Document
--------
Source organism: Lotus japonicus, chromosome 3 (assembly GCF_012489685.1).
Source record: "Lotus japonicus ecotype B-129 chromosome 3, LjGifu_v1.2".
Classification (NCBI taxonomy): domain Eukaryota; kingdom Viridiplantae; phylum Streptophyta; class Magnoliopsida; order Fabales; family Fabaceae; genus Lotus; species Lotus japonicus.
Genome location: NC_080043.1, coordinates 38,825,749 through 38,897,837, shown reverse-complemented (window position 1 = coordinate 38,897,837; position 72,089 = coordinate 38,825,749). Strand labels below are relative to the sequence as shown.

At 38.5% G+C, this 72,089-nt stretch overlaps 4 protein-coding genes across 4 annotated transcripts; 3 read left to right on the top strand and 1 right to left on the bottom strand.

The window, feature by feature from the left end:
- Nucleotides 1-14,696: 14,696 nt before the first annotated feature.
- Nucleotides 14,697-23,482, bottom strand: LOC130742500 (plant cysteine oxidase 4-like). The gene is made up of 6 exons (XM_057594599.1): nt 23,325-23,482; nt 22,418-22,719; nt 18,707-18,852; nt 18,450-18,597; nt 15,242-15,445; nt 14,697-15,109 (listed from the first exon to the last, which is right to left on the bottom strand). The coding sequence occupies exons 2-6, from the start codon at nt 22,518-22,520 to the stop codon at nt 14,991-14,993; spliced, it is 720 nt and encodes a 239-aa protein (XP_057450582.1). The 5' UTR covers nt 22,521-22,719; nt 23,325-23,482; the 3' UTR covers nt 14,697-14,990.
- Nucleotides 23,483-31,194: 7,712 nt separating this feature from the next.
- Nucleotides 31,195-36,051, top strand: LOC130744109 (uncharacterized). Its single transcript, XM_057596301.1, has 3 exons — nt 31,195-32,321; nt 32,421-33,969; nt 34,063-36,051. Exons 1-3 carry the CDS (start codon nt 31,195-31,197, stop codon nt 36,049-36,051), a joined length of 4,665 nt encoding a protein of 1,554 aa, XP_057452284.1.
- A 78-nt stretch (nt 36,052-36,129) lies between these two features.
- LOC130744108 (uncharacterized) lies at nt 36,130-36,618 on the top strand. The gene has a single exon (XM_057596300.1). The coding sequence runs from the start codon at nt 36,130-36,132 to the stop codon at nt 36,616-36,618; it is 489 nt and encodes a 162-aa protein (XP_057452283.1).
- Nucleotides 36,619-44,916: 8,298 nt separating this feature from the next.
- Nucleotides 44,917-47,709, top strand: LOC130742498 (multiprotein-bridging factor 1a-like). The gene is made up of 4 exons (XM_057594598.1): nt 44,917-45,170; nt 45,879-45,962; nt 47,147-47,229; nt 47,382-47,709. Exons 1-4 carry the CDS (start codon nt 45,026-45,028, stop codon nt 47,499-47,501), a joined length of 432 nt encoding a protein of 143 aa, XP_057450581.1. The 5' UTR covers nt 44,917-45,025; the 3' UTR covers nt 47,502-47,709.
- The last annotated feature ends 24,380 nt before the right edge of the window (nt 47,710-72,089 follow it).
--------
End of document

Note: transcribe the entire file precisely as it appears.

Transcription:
Source organism: Lotus japonicus, chromosome 3 (assembly GCF_012489685.1).
Source record: "Lotus japonicus ecotype B-129 chromosome 3, LjGifu_v1.2".
Classification (NCBI taxonomy): domain Eukaryota; kingdom Viridiplantae; phylum Streptophyta; class Magnoliopsida; order Fabales; family Fabaceae; genus Lotus; species Lotus japonicus.
Genome location: NC_080043.1, coordinates 38,825,749 through 38,897,837, shown reverse-complemented (window position 1 = coordinate 38,897,837; position 72,089 = coordinate 38,825,749). Strand labels below are relative to the sequence as shown.

At 38.5% G+C, this 72,089-nt stretch overlaps 4 protein-coding genes across 4 annotated transcripts; 3 read left to right on the top strand and 1 right to left on the bottom strand.

The window, feature by feature from the left end:
- Nucleotides 1-14,696: 14,696 nt before the first annotated feature.
- Nucleotides 14,697-23,482, bottom strand: LOC130742500 (plant cysteine oxidase 4-like). The gene is made up of 6 exons (XM_057594599.1): nt 23,325-23,482; nt 22,418-22,719; nt 18,707-18,852; nt 18,450-18,597; nt 15,242-15,445; nt 14,697-15,109 (listed from the first exon to the last, which is right to left on the bottom strand). The coding sequence occupies exons 2-6, from the start codon at nt 22,518-22,520 to the stop codon at nt 14,991-14,993; spliced, it is 720 nt and encodes a 239-aa protein (XP_057450582.1). The 5' UTR covers nt 22,521-22,719; nt 23,325-23,482; the 3' UTR covers nt 14,697-14,990.
- Nucleotides 23,483-31,194: 7,712 nt separating this feature from the next.
- Nucleotides 31,195-36,051, top strand: LOC130744109 (uncharacterized). Its single transcript, XM_057596301.1, has 3 exons — nt 31,195-32,321; nt 32,421-33,969; nt 34,063-36,051. Exons 1-3 carry the CDS (start codon nt 31,195-31,197, stop codon nt 36,049-36,051), a joined length of 4,665 nt encoding a protein of 1,554 aa, XP_057452284.1.
- A 78-nt stretch (nt 36,052-36,129) lies between these two features.
- LOC130744108 (uncharacterized) lies at nt 36,130-36,618 on the top strand. The gene has a single exon (XM_057596300.1). The coding sequence runs from the start codon at nt 36,130-36,132 to the stop codon at nt 36,616-36,618; it is 489 nt and encodes a 162-aa protein (XP_057452283.1).
- Nucleotides 36,619-44,916: 8,298 nt separating this feature from the next.
- Nucleotides 44,917-47,709, top strand: LOC130742498 (multiprotein-bridging factor 1a-like). The gene is made up of 4 exons (XM_057594598.1): nt 44,917-45,170; nt 45,879-45,962; nt 47,147-47,229; nt 47,382-47,709. Exons 1-4 carry the CDS (start codon nt 45,026-45,028, stop codon nt 47,499-47,501), a joined length of 432 nt encoding a protein of 143 aa, XP_057450581.1. The 5' UTR covers nt 44,917-45,025; the 3' UTR covers nt 47,502-47,709.
- The last annotated feature ends 24,380 nt before the right edge of the window (nt 47,710-72,089 follow it).